Welcome to our collective nightmare; all the gyms are shut, and none of us can train, or should I say welcome to 2020.

We're all in lock down and gyms are scrambling to offer some form of online training to their students in order to stay alive. However there is something that existed before Corona to help people learn from instructors that they couldn't visit in person. It has always been a small part of the jiu-jitsu scene and as yet there isn't even a fixed name for it. If we were to say instructionals, everyone would know what we're talking about, but online coaching has many different names, online privates, online mentoring, online coaching are a few. And it's still not clear what we mean, but whatever we call it, it's now growing.

Before Corona, online coaching was offered by a few notable instructors and competitors. One example of this would be Josh Hinger. Hinger announced on his podcast with Keenan Cornelius in 2019 that he had been doing 'online mentoring' for athletes to help them prepare for specific tournaments such as the Pan Ams. Swedish based American black belt, Jon Thomas, has been offering 'online privates' through his instagram and youtube channels for a number of years. Now that we're all in lock down, many instructors and athletes are talking about and offering it, two notable European athletes to do so are UK based grappler Ffion Davies, and Norweigen phenom Espen Mathiesen.

Online coaching is growing, and it might be a way to improve your jiujitsu, so what is it?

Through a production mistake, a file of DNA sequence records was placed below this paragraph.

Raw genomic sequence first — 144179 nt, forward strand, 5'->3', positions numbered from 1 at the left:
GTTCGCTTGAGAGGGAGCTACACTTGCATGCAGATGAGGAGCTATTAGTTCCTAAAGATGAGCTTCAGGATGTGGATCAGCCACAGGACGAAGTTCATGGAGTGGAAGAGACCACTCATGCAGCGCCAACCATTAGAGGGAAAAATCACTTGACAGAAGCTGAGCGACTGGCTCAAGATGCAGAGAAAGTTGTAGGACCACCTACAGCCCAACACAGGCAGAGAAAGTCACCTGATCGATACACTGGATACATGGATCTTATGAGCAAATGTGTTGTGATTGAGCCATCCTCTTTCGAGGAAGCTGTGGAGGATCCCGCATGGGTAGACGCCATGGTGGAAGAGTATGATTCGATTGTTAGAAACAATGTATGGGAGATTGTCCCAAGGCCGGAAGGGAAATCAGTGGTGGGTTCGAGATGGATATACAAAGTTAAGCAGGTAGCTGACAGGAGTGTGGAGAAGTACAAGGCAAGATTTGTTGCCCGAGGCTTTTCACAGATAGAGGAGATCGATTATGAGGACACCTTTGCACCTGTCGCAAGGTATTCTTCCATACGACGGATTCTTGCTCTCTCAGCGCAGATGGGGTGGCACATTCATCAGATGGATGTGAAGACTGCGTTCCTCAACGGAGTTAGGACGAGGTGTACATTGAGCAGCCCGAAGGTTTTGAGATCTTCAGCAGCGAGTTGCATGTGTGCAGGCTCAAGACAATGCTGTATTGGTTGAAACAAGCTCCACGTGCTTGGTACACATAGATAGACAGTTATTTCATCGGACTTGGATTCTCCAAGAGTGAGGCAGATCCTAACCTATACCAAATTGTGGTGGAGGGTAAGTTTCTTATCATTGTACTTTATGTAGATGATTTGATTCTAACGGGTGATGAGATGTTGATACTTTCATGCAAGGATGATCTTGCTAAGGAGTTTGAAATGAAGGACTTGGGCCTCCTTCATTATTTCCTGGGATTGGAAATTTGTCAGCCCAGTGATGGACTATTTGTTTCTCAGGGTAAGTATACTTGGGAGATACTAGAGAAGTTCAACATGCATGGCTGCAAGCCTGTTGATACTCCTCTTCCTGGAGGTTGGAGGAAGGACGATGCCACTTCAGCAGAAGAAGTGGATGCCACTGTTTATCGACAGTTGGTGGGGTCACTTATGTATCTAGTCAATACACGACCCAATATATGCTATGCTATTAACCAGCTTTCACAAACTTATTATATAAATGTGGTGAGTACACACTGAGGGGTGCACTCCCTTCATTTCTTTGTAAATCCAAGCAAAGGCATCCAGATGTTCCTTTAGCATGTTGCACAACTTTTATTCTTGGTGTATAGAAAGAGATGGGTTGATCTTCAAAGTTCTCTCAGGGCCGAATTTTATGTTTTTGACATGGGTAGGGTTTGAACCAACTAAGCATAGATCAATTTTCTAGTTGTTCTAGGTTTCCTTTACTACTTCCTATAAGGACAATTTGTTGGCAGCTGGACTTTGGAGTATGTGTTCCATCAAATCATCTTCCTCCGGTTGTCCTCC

As with the name, the format is not yet decided, however there is a trend emerging for personal video break downs coupled with technique videos. The instructor will review footage of you rolling and provide a video break down for that video, analysing and highlighting all the mistakes you're making and proposing how to correct those mistakes. In the second part of the coaching session they send you technique videos demonstrating how to fix the errors they highlighted in your footage. These are usually recorded specifically for you, so not a link to buy their latest instructional on BJJ Fanatics, but focusing on the key details of the technique that you need help with.

How can online coaching be helpful? We asked Andy Brown, creator of the online coaching platform Corner Me, why he thinks online coaching is a good way to improve your jiujitsu, here was his answer:

Think about when you're training, you know back in 2019, you'd go to class, watch a technique, drill, and roll. Maybe once a month at the end of class your coach would walk over and say, "Hey, I saw you struggling with this... let me show you how to fix it.". We've all probably had this experience, and it's great when that happens, but it probably doesn't happen that often. Online coaching through Corner Me is getting a coach to break down every single mistake you're making and give you a fix for it.... Oh and also you can keep rewatching the break down and techniques over and over again.

Where can you get online coaching? It's relatively new, and not all competitors or athletes are doing it. Those that are will either be on a platform like Corner Me or they will advertise it to their followers via Instagram.